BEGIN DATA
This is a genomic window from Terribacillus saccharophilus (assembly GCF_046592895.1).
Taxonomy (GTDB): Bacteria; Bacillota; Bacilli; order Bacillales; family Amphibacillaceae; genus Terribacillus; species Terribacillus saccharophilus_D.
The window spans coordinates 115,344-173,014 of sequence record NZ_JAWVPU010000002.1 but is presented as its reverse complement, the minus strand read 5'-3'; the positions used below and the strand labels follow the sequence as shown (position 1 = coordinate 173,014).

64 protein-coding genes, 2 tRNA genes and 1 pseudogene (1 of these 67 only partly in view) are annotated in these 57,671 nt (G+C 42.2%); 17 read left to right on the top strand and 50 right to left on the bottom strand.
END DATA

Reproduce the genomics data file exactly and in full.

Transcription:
This is a genomic window from Terribacillus saccharophilus (assembly GCF_046592895.1).
Taxonomy (GTDB): Bacteria; Bacillota; Bacilli; order Bacillales; family Amphibacillaceae; genus Terribacillus; species Terribacillus saccharophilus_D.
The window spans coordinates 115,344-173,014 of sequence record NZ_JAWVPU010000002.1 but is presented as its reverse complement, the minus strand read 5'-3'; the positions used below and the strand labels follow the sequence as shown (position 1 = coordinate 173,014).

64 protein-coding genes, 2 tRNA genes and 1 pseudogene (1 of these 67 only partly in view) are annotated in these 57,671 nt (G+C 42.2%); 17 read left to right on the top strand and 50 right to left on the bottom strand.